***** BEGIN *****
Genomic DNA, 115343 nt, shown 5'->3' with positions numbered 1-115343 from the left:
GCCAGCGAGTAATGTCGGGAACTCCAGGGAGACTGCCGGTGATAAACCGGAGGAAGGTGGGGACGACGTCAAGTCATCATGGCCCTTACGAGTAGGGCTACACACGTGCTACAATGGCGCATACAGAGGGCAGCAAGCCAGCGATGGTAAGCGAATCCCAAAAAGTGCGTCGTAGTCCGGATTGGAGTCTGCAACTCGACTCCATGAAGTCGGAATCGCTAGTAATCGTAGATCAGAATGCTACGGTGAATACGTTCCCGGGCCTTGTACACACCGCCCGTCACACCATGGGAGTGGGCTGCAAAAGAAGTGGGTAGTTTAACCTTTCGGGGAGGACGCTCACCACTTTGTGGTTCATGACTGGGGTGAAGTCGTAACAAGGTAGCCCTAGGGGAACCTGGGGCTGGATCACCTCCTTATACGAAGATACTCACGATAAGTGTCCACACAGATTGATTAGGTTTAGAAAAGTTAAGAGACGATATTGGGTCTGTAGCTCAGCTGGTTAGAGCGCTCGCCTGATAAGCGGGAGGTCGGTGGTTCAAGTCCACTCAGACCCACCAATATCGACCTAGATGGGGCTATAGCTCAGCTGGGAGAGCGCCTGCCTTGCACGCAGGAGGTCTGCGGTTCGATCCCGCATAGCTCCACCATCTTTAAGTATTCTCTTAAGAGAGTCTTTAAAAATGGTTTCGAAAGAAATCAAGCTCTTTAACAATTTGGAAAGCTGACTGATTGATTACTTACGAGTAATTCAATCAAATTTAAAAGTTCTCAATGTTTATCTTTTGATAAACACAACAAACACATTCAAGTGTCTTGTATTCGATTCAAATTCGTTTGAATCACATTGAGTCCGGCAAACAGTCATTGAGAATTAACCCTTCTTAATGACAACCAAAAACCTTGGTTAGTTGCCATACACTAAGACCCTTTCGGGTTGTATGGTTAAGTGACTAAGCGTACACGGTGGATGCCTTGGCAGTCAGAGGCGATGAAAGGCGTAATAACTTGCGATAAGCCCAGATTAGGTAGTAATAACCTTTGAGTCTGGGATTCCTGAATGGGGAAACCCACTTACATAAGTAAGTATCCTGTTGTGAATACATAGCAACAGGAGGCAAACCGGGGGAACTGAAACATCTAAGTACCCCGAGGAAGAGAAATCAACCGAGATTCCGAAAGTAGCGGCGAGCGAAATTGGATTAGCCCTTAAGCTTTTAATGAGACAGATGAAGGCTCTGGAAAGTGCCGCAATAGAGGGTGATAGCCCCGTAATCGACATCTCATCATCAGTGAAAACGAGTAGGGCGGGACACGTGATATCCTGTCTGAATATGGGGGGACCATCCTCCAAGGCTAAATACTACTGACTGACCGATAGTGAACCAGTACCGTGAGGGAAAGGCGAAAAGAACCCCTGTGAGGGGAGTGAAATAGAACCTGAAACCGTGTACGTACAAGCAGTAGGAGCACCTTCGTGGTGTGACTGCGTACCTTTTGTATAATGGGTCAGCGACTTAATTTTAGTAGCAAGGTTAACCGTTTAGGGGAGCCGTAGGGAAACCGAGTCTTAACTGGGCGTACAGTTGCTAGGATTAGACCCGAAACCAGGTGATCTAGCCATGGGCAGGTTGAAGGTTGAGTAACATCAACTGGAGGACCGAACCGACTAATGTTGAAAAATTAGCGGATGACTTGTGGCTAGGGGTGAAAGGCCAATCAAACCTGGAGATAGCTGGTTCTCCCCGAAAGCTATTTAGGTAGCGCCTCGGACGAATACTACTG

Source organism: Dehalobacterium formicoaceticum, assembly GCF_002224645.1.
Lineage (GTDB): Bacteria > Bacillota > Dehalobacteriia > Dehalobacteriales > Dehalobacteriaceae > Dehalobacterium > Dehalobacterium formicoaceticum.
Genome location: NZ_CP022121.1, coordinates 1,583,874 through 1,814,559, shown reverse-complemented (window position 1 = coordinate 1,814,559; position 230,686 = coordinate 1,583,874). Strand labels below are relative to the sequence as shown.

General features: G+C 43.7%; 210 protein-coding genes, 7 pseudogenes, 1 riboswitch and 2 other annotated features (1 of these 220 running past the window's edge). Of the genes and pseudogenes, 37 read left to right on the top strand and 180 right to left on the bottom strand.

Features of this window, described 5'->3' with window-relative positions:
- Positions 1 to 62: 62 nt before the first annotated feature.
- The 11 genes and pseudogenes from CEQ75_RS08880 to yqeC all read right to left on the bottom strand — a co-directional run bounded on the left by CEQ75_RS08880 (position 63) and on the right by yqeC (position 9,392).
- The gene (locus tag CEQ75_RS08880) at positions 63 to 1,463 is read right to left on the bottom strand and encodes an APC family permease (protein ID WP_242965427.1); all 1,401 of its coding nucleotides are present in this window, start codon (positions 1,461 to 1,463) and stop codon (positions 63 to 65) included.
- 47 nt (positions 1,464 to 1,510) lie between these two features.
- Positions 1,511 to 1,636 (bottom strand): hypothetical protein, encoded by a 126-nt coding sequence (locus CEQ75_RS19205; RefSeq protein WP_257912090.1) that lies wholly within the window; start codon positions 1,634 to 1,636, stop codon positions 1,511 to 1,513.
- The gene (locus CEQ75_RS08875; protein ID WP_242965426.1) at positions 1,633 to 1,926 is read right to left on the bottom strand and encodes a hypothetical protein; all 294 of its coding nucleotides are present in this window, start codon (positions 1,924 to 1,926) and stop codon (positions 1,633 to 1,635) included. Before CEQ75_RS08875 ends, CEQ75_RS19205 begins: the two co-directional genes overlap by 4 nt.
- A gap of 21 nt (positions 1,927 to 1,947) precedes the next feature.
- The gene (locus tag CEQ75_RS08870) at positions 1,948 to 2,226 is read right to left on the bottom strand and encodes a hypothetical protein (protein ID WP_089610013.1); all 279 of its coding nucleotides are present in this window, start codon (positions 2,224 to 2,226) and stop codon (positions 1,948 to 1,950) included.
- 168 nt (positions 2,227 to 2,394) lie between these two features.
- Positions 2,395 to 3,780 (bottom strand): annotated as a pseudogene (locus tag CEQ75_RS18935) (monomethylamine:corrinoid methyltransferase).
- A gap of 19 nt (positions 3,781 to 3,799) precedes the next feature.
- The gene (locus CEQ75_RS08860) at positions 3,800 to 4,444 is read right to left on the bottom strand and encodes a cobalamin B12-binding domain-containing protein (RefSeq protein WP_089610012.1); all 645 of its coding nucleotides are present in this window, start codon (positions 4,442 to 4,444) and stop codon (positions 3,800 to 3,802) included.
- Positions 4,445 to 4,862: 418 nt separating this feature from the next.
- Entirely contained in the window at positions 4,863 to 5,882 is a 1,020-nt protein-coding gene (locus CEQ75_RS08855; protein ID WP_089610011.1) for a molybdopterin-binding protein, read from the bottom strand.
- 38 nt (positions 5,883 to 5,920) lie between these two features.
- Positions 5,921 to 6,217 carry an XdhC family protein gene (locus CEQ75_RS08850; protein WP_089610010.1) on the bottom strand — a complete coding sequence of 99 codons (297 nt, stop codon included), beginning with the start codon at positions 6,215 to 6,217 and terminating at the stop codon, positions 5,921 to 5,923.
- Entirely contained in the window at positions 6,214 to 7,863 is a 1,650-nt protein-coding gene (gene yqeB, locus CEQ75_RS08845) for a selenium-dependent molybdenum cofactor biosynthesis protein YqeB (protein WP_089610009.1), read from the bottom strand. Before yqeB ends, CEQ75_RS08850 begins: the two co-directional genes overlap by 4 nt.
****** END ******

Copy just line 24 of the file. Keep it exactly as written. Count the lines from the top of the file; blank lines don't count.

- Entirely contained in the window at positions 6,214 to 7,863 is a 1,650-nt protein-coding gene (gene yqeB, locus CEQ75_RS08845) for a selenium-dependent molybdenum cofactor biosynthesis protein YqeB (protein WP_089610009.1), read from the bottom strand. Before yqeB ends, CEQ75_RS08850 begins: the two co-directional genes overlap by 4 nt.